A recent study has highlighted a link between the appendix and Parkinson’s disease. This is interesting because Parkinson’s disease is well known as a neurodegenerative disorder – disorders in which brain cells, or neurons, die off as the illness develops. As a result, one might not expect to see a link between the appendix, located at the beginning of the large intestine, and a disease like Parkinson’s which occurs primarily in the brain. However, thorough analysis of large amounts of data tracking individuals over 5 decades, the researchers of this study found that removal of the appendix was indicative of a lower risk of developing Parkinson’s disease. The risk was actually 19% lower in individuals who had their appendix removed. In addition, individuals that did develop Parkinsons disease did so at a later age (disease onset was on average 3.6 years later).
What is important is that this research actually fits in well with an emerging understanding of Parkinson’s disease wherein the role of areas outside of the brain are becoming increasingly implicated. Much research in recent years has focused on the role of the digestive system or “gastrointestinal system” in the disease. In fact, our gastrointestinal tracts (pictured on the left) actually contain many neurons which are responsible for the unconscious control of our digestive function. For example, functions such as the movement of food waste through the intestines are controlled by such neurons. These neurons, collectively known as the enteric nervous system, are so abundant that they are often referred to as a “second brain”. Something that may be surprising is that these neurons in the enteric nervous system have actually been reported to contain well known Parkinson’s disease indicators during the early stages of the disease.
These disease indicators are misfolded “alpha-synuclein” and “Lewy bodies”, which are actually closely related. Lewy bodies are clumps of protein that are seen in the neurons of Parkinson’s patients, and a major part of what forms Lewy bodies is the protein known as “alpha-synuclein”. Alpha synuclein is an extremely abundant, naturally occurring protein in the brain. In normal healthy brains, alpha synuclein is suggested to have many important roles, including in normal brain cell signalling. However, in Parkinson’s, a mistake occurs in the folding of the protein alpha-synuclein. This mistake in folding makes it more likely to clump together. These indicators have long been seen in neurons in the brain of Parkinson’s patients, and it is significant that they are now also found in the enteric nervous system of the digestive system. Much of the research into Parkinson’s has centered on alpha-synuclein. Many therapies in development now are attempting to stop it from clumping together, as well as clear existing clumps.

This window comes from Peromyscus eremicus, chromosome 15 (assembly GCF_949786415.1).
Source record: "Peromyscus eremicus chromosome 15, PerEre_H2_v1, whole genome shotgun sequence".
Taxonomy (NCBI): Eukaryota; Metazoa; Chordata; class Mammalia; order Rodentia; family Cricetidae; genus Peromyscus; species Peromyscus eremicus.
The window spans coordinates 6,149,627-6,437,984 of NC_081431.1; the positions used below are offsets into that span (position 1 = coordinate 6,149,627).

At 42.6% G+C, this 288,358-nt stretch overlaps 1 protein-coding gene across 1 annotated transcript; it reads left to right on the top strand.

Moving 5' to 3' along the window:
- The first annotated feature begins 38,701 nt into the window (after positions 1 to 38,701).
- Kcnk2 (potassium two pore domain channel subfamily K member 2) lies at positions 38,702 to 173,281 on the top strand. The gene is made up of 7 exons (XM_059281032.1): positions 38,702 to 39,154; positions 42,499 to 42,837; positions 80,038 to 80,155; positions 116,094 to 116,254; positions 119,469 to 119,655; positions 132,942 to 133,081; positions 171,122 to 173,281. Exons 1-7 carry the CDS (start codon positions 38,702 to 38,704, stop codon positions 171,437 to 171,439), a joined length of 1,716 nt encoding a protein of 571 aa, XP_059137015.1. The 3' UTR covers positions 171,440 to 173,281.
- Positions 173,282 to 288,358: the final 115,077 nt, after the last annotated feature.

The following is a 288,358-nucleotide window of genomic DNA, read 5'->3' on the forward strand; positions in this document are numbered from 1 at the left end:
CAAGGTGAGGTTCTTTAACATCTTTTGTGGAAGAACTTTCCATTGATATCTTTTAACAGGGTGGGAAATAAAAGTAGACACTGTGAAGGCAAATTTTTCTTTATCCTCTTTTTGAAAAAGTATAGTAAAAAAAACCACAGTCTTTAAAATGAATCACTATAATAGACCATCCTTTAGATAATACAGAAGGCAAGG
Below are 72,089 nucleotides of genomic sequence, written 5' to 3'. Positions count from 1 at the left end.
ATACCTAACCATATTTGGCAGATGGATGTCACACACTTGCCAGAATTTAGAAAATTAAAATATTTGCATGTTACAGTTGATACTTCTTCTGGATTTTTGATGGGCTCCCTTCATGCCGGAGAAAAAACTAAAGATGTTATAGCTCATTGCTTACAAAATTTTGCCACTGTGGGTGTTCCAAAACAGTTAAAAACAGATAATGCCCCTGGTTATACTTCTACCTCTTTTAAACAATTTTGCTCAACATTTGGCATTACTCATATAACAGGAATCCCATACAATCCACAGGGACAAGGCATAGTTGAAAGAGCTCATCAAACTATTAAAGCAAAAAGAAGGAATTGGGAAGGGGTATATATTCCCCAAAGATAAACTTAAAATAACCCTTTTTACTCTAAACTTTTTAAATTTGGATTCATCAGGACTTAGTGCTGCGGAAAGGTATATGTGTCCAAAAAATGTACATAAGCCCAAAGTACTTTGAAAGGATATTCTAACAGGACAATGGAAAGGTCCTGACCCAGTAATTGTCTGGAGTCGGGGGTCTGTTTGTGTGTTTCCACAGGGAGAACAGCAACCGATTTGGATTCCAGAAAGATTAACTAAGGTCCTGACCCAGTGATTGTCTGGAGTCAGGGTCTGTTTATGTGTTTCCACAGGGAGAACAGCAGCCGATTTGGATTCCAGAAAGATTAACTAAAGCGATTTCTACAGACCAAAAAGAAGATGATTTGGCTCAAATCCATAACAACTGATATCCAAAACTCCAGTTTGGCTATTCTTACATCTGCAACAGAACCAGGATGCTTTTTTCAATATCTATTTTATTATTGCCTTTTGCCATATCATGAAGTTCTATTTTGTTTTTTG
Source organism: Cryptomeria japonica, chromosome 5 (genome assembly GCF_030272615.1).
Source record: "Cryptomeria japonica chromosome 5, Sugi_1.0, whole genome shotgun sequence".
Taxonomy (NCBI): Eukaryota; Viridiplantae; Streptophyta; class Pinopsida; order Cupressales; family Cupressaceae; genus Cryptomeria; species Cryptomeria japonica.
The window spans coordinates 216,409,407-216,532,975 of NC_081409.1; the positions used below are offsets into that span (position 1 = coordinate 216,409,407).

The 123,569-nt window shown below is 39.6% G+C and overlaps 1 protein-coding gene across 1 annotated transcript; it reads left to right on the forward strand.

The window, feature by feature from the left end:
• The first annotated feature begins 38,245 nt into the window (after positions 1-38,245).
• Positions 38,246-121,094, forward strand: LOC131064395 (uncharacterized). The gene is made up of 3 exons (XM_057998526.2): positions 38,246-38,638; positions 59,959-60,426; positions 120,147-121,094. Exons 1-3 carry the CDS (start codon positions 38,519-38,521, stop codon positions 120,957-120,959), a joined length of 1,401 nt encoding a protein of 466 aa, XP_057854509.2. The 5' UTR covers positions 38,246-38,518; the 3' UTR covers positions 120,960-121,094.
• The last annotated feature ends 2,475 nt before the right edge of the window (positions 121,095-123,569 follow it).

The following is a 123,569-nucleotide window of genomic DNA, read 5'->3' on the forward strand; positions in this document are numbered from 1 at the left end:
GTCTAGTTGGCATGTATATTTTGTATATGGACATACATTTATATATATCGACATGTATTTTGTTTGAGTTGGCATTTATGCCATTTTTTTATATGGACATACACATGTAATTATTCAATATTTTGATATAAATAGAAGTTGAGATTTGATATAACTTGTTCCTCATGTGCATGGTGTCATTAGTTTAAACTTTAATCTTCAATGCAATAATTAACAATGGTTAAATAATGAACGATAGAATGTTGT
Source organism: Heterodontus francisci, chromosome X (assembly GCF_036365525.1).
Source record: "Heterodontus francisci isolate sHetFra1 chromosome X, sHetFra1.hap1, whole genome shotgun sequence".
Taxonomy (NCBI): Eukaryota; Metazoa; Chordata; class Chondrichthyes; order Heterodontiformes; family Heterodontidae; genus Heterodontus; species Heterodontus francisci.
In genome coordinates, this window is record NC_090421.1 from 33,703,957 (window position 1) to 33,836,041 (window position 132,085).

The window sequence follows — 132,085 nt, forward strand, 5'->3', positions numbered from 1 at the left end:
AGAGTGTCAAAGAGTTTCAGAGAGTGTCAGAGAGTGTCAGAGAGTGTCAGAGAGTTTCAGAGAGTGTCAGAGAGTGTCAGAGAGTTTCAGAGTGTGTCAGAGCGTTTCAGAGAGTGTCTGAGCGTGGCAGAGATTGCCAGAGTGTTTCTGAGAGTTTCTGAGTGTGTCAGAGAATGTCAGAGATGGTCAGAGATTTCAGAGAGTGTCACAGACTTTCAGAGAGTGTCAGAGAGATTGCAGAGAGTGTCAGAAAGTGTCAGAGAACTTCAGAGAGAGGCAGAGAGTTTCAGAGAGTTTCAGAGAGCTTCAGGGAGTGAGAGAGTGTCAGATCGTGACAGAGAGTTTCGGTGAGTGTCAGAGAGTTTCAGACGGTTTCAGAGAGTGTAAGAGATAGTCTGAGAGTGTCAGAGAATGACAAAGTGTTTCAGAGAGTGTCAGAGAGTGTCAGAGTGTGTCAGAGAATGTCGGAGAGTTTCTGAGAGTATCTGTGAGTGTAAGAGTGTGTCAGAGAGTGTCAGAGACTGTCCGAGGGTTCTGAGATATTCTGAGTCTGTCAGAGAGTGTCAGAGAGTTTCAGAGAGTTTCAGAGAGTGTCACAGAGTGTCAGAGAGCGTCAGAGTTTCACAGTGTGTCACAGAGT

The researchers of the study then analysed appendix tissue from people who had undergone routine appendectomies, where they found high levels of alpha-synuclein contained within the appendix. Interestingly, this was found in both healthy individuals as well as in patients with Parkinson’s disease, however the alpha-synuclein was present in significantly higher levels in disease patient appendixes. They also found through biochemical experiments that this appendix tissue itself was able to cause a clumping together of alpha-synuclein in a manner resembling what occurs in Parkinson’s disease. This finding fits in well with previous research that found misfolded alpha-synuclein is able to spread somewhat like a virus, where it can move from cell to cell and cause the formation of more alpha-synuclein clumps and Lewy bodies in neurons. The researchers suggest that this finding of alpha-synuclein in the appendix may mean that misfolded alpha-synuclein can travel from the appendix to the brain as one of the potential mechanisms that leads to Parkinson’s disease. Now, a clearer model of Parkinson’s is emerging in which the digestive system, appendix, and brain are all important aspects of what contributes to the disease. Hopefully, a better understanding of all the factors involved will lead to better disease diagnosis and treatment in the future.